Forum Rule: Always post complete source code & details to reproduce any issue!
Results 1 to 7 of 7

Thread: How fast is Teensy 4.1 SRAM? (reading)

  1. #1
    Junior Member
    Join Date
    Dec 2021
    Location
    Michigan USA
    Posts
    7

    How fast is Teensy 4.1 SRAM? (reading)

    What kind of speed can I expect when reading from EXTMEM on a Teensy 4.1 with 16 MB of PSRAM? Thanks!

    Edit: Sorry for typo in title, should say PSRAM, but I didn't catch it until after I posted :P
    Last edited by oneoverf; 05-22-2022 at 02:40 PM.

  2. #2
    Senior Member+ KurtE's Avatar
    Join Date
    Jan 2014
    Posts
    10,533
    It depends... It is slower than the other memory locations, but again it depends on your usage. In particular how often you read/write to cache versus how often does it actually have to read/write the actual physical cache.

    So for example DMA operations are considerably slower as it always talks directly to the physical memory.

    There is a datasheet up on the PJRC product page: https://www.pjrc.com/store/psram.html

    I am not sure what speed the QSPI speed is that it is running at. I see it configures the clock for 88mhz but I have not looked to see if that is the speed or not.

  3. #3
    Junior Member
    Join Date
    Dec 2021
    Location
    Michigan USA
    Posts
    7
    Trying to read the datasheet makes me realize how much I don't know, but so far I think I understand that:

    - The PSRAM will clock at 84MHz for Linear Burst operation (which will let me read across the 1024-byte page boundaries).
    - "QPI Fast Quad Read" operation takes 18 clock cycles.
    - The read operation gets four bits of data at a time.

    So, theoretically, two read operations = 36 clock cycles, at 84MHz would give 84M / 36 =2.3 MB/s.

    Is this roughly correct? I realize I'm way out of my depth here. Thanks a lot for replying.

  4. #4
    Senior Member+ defragster's Avatar
    Join Date
    Feb 2015
    Posts
    16,010
    Paul made this PSRAM test sketch: PaulStoffregen/teensy41_psram_memtest/blob/master/teensy41_psram_memtest.ino

    It shows clock speed and tests various data patterns with write and read verify without any cache support.

    Code below adds some attempt to track the time doing the writes and reads - might be somewhat right?:
    Code:
    EXTMEM Memory Test, 16 Mbyte
     CCM_CBCMR=B5AE8304 (88.0 MHz)
    testing with fixed pattern 5A698421		fill us:651559 MB/s:25.75		test us:589824 MB/s:28.44
    ...
    testing with fixed pattern FFFFFFFF		fill us:650328 MB/s:25.80		test us:589825 MB/s:28.44
    testing with fixed pattern 00000000		fill us:650331 MB/s:25.80		test us:589825 MB/s:28.44
     test ran for 73.31 seconds
     1824 MB's test ran at 25.48 MB/sec overall
    All memory tests passed :-)
    Code:
    uint32_t rTime;
    uint32_t rTCnt = 0;
    extern "C" uint8_t external_psram_size;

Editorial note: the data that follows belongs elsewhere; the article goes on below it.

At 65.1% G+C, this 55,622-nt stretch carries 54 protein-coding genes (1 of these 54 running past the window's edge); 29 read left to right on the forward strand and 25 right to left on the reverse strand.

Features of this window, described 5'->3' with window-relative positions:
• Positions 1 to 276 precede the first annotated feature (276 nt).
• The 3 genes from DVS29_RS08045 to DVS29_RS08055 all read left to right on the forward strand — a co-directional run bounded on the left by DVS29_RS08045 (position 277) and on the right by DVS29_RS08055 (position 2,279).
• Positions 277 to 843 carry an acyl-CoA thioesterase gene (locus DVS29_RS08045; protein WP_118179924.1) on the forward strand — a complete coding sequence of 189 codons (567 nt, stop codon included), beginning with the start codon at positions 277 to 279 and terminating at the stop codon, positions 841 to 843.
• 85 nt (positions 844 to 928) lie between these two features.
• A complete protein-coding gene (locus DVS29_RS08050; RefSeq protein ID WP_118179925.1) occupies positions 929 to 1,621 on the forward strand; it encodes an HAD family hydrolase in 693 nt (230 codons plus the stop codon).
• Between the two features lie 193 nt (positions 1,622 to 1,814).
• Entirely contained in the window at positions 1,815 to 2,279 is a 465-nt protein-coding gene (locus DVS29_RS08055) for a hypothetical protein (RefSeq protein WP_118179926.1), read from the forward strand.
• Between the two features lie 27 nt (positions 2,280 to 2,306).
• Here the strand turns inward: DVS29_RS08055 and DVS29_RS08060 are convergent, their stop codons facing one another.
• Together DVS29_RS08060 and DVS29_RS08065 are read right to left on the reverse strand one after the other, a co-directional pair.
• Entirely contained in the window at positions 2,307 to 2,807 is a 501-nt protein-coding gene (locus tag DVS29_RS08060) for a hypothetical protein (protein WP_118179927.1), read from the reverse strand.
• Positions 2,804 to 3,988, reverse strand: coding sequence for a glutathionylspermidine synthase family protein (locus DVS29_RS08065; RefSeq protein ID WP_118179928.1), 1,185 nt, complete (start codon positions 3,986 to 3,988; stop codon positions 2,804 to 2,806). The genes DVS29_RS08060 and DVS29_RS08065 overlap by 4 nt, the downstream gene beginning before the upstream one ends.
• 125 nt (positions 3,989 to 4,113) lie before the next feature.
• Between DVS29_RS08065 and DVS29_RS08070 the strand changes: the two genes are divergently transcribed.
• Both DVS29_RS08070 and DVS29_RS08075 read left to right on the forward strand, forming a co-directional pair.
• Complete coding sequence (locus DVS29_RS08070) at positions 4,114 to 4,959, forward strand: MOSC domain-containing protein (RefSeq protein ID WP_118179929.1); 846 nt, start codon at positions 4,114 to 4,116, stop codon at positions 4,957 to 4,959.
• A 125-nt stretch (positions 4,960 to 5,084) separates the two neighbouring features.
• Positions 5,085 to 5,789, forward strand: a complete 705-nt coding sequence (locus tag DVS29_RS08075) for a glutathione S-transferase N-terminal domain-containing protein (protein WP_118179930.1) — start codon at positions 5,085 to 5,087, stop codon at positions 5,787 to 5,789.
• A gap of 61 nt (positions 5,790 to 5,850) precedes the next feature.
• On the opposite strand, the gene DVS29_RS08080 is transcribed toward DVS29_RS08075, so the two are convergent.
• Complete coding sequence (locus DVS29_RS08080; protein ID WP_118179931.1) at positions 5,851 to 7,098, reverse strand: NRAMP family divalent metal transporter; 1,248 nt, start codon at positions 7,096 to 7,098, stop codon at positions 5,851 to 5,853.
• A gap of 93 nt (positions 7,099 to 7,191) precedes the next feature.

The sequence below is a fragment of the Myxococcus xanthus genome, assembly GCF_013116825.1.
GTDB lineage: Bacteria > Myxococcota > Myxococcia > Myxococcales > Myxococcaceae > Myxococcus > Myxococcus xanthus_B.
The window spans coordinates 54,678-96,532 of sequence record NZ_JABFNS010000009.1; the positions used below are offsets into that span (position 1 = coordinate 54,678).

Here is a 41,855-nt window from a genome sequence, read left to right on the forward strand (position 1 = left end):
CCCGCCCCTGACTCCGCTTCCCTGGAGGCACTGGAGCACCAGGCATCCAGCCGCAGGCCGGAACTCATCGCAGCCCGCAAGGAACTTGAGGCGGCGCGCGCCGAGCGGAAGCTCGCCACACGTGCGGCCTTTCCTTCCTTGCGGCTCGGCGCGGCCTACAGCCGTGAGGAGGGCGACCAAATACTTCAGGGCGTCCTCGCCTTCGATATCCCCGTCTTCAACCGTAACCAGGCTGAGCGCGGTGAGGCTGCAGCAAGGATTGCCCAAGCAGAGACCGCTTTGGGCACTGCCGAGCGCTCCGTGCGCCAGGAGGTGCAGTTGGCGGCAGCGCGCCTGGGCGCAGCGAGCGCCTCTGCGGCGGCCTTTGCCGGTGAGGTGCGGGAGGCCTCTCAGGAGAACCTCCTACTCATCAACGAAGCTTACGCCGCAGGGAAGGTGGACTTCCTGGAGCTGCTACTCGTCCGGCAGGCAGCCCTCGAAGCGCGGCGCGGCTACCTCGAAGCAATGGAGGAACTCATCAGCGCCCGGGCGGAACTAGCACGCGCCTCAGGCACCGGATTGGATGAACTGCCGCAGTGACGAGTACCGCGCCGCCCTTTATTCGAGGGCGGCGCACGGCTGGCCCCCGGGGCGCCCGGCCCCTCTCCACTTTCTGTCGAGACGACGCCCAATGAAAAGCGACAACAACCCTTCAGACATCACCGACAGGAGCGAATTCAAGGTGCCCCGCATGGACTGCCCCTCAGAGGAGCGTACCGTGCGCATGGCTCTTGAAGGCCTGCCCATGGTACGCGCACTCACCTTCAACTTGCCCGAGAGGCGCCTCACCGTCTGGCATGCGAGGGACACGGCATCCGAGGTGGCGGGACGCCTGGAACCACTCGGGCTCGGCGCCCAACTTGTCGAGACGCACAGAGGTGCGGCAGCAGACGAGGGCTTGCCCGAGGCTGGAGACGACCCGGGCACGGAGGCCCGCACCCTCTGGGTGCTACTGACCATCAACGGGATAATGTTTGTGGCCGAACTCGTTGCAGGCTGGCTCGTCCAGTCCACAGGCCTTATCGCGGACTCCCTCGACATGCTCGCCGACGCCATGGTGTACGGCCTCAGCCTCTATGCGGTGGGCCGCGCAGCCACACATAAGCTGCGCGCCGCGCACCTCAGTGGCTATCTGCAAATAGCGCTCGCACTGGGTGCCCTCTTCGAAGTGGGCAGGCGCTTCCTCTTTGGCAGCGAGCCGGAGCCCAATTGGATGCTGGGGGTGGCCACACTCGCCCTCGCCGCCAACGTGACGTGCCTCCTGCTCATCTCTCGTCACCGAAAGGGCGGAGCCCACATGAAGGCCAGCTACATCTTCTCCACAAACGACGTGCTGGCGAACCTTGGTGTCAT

bool memory_ok = false;
    uint32_t *memory_begin, *memory_end;
    
    bool check_fixed_pattern(uint32_t pattern);
    bool check_lfsr_pattern(uint32_t seed);
    
    void setup()
    {
      while (!Serial) ; // wait
      pinMode(13, OUTPUT);
      uint8_t size = external_psram_size;
      Serial.printf("EXTMEM Memory Test, %d Mbyte\n", size);
      if (size == 0) return;
      const float clocks[4] = {396.0f, 720.0f, 664.62f, 528.0f};
      const float frequency = clocks[(CCM_CBCMR >> 8) & 3] / (float)(((CCM_CBCMR >> 29) & 7) + 1);
      Serial.printf(" CCM_CBCMR=%08X (%.1f MHz)\n", CCM_CBCMR, frequency);
      memory_begin = (uint32_t *)(0x70000000);
      memory_end = (uint32_t *)(0x70000000 + size * 1048576);
      elapsedMillis msec = 0;
      if (!check_fixed_pattern(0x5A698421)) return;
      if (!check_lfsr_pattern(2976674124ul)) return;
      if (!check_lfsr_pattern(1438200953ul)) return;
      if (!check_lfsr_pattern(3413783263ul)) return;
      if (!check_lfsr_pattern(1900517911ul)) return;
      if (!check_lfsr_pattern(1227909400ul)) return;
      if (!check_lfsr_pattern(276562754ul)) return;
      if (!check_lfsr_pattern(146878114ul)) return;
      if (!check_lfsr_pattern(615545407ul)) return;
      if (!check_lfsr_pattern(110497896ul)) return;
      if (!check_lfsr_pattern(74539250ul)) return;
      if (!check_lfsr_pattern(4197336575ul)) return;
      if (!check_lfsr_pattern(2280382233ul)) return;
      if (!check_lfsr_pattern(542894183ul)) return;
      if (!check_lfsr_pattern(3978544245ul)) return;
      if (!check_lfsr_pattern(2315909796ul)) return;
      if (!check_lfsr_pattern(3736286001ul)) return;
      if (!check_lfsr_pattern(2876690683ul)) return;
      if (!check_lfsr_pattern(215559886ul)) return;
      if (!check_lfsr_pattern(539179291ul)) return;
      if (!check_lfsr_pattern(537678650ul)) return;
      if (!check_lfsr_pattern(4001405270ul)) return;
      if (!check_lfsr_pattern(2169216599ul)) return;
      if (!check_lfsr_pattern(4036891097ul)) return;
      if (!check_lfsr_pattern(1535452389ul)) return;
      if (!check_lfsr_pattern(2959727213ul)) return;
      if (!check_lfsr_pattern(4219363395ul)) return;
      if (!check_lfsr_pattern(1036929753ul)) return;
      if (!check_lfsr_pattern(2125248865ul)) return;
      if (!check_lfsr_pattern(3177905864ul)) return;
      if (!check_lfsr_pattern(2399307098ul)) return;
      if (!check_lfsr_pattern(3847634607ul)) return;
      if (!check_lfsr_pattern(27467969ul)) return;
      if (!check_lfsr_pattern(520563506ul)) return;
      if (!check_lfsr_pattern(381313790ul)) return;
      if (!check_lfsr_pattern(4174769276ul)) return;
      if (!check_lfsr_pattern(3932189449ul)) return;
      if (!check_lfsr_pattern(4079717394ul)) return;
      if (!check_lfsr_pattern(868357076ul)) return;
      if (!check_lfsr_pattern(2474062993ul)) return;
      if (!check_lfsr_pattern(1502682190ul)) return;
      if (!check_lfsr_pattern(2471230478ul)) return;
      if (!check_lfsr_pattern(85016565ul)) return;
      if (!check_lfsr_pattern(1427530695ul)) return;
      if (!check_lfsr_pattern(1100533073ul)) return;
      if (!check_fixed_pattern(0x55555555)) return;
      if (!check_fixed_pattern(0x33333333)) return;
      if (!check_fixed_pattern(0x0F0F0F0F)) return;
      if (!check_fixed_pattern(0x00FF00FF)) return;
      if (!check_fixed_pattern(0x0000FFFF)) return;
      if (!check_fixed_pattern(0xAAAAAAAA)) return;
      if (!check_fixed_pattern(0xCCCCCCCC)) return;
      if (!check_fixed_pattern(0xF0F0F0F0)) return;
      if (!check_fixed_pattern(0xFF00FF00)) return;
      if (!check_fixed_pattern(0xFFFF0000)) return;
      if (!check_fixed_pattern(0xFFFFFFFF)) return;
      if (!check_fixed_pattern(0x00000000)) return;
      Serial.printf(" test ran for %.2f seconds\n", (float)msec / 1000.0f);
      Serial.printf(" %d MB's test ran at %.2f MB/sec overall\n", 2 * rTCnt * external_psram_size, 2 * rTCnt * external_psram_size * 1024.0 / (float)msec);